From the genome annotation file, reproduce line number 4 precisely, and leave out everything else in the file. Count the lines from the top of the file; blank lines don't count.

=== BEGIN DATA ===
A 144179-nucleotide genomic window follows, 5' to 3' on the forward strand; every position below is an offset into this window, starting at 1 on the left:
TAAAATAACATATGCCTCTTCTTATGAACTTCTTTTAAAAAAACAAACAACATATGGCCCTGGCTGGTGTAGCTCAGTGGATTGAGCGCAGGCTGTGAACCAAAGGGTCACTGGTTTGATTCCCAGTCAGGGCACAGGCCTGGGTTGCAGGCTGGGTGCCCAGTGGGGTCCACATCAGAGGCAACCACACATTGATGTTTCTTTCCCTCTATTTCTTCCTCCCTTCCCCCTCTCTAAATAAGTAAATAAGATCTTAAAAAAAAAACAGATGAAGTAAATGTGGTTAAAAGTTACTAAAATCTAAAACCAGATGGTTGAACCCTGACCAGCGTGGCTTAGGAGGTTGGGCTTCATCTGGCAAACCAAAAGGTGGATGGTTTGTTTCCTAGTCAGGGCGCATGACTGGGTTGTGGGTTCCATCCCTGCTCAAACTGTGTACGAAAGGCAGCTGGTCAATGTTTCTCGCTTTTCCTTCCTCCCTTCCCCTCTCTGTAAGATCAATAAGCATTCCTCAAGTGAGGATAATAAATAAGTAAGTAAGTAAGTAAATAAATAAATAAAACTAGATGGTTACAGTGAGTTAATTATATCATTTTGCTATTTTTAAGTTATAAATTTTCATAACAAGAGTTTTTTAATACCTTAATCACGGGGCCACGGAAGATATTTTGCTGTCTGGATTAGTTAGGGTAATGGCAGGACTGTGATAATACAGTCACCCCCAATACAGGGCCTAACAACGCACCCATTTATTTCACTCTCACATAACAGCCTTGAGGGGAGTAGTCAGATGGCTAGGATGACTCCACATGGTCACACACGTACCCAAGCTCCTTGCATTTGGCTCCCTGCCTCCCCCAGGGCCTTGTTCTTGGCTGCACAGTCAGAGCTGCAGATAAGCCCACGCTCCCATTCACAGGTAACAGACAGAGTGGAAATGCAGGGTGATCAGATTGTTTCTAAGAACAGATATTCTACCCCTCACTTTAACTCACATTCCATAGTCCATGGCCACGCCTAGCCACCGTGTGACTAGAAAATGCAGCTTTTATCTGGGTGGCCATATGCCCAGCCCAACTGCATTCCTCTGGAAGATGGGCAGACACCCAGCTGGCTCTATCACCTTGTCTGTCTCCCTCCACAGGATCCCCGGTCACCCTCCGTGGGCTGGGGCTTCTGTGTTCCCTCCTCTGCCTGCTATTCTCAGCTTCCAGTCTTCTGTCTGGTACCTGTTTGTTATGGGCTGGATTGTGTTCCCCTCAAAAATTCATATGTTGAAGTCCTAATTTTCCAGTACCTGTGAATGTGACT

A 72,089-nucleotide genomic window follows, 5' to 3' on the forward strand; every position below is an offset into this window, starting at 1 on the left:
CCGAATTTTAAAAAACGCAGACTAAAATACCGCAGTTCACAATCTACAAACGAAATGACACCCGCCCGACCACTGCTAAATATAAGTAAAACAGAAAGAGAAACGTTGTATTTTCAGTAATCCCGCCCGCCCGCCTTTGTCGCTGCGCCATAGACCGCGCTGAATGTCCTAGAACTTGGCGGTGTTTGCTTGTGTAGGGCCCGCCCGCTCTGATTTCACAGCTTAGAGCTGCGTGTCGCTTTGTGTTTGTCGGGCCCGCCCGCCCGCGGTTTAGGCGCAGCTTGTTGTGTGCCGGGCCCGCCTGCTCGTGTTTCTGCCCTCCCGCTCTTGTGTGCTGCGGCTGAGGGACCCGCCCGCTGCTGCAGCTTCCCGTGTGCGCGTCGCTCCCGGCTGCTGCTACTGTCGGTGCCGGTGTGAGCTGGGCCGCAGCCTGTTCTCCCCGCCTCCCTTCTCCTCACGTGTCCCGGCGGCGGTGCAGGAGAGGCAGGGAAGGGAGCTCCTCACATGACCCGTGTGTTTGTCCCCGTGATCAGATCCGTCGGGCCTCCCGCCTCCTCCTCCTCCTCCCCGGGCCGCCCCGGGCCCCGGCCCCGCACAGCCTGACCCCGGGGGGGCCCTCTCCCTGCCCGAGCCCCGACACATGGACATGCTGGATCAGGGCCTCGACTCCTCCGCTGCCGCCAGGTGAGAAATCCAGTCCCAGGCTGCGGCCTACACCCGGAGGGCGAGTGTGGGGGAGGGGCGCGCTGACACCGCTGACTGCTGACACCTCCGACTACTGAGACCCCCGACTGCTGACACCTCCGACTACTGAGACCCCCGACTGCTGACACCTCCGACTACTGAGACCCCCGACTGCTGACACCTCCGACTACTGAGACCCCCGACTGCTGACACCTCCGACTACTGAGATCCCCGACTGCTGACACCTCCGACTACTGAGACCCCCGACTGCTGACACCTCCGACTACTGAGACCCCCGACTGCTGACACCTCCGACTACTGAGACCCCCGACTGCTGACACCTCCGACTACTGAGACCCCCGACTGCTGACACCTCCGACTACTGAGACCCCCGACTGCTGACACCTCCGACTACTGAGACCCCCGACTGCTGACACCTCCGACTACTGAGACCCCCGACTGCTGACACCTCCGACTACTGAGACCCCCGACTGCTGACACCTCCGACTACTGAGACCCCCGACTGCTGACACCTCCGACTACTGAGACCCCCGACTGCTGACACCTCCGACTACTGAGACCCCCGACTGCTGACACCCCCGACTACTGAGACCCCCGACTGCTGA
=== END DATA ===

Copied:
CCGAATTTTAAAAAACGCAGACTAAAATACCGCAGTTCACAATCTACAAACGAAATGACACCCGCCCGACCACTGCTAAATATAAGTAAAACAGAAAGAGAAACGTTGTATTTTCAGTAATCCCGCCCGCCCGCCTTTGTCGCTGCGCCATAGACCGCGCTGAATGTCCTAGAACTTGGCGGTGTTTGCTTGTGTAGGGCCCGCCCGCTCTGATTTCACAGCTTAGAGCTGCGTGTCGCTTTGTGTTTGTCGGGCCCGCCCGCCCGCGGTTTAGGCGCAGCTTGTTGTGTGCCGGGCCCGCCTGCTCGTGTTTCTGCCCTCCCGCTCTTGTGTGCTGCGGCTGAGGGACCCGCCCGCTGCTGCAGCTTCCCGTGTGCGCGTCGCTCCCGGCTGCTGCTACTGTCGGTGCCGGTGTGAGCTGGGCCGCAGCCTGTTCTCCCCGCCTCCCTTCTCCTCACGTGTCCCGGCGGCGGTGCAGGAGAGGCAGGGAAGGGAGCTCCTCACATGACCCGTGTGTTTGTCCCCGTGATCAGATCCGTCGGGCCTCCCGCCTCCTCCTCCTCCTCCCCGGGCCGCCCCGGGCCCCGGCCCCGCACAGCCTGACCCCGGGGGGGCCCTCTCCCTGCCCGAGCCCCGACACATGGACATGCTGGATCAGGGCCTCGACTCCTCCGCTGCCGCCAGGTGAGAAATCCAGTCCCAGGCTGCGGCCTACACCCGGAGGGCGAGTGTGGGGGAGGGGCGCGCTGACACCGCTGACTGCTGACACCTCCGACTACTGAGACCCCCGACTGCTGACACCTCCGACTACTGAGACCCCCGACTGCTGACACCTCCGACTACTGAGACCCCCGACTGCTGACACCTCCGACTACTGAGACCCCCGACTGCTGACACCTCCGACTACTGAGATCCCCGACTGCTGACACCTCCGACTACTGAGACCCCCGACTGCTGACACCTCCGACTACTGAGACCCCCGACTGCTGACACCTCCGACTACTGAGACCCCCGACTGCTGACACCTCCGACTACTGAGACCCCCGACTGCTGACACCTCCGACTACTGAGACCCCCGACTGCTGACACCTCCGACTACTGAGACCCCCGACTGCTGACACCTCCGACTACTGAGACCCCCGACTGCTGACACCTCCGACTACTGAGACCCCCGACTGCTGACACCTCCGACTACTGAGACCCCCGACTGCTGACACCTCCGACTACTGAGACCCCCGACTGCTGACACCTCCGACTACTGAGACCCCCGACTGCTGACACCCCCGACTACTGAGACCCCCGACTGCTGA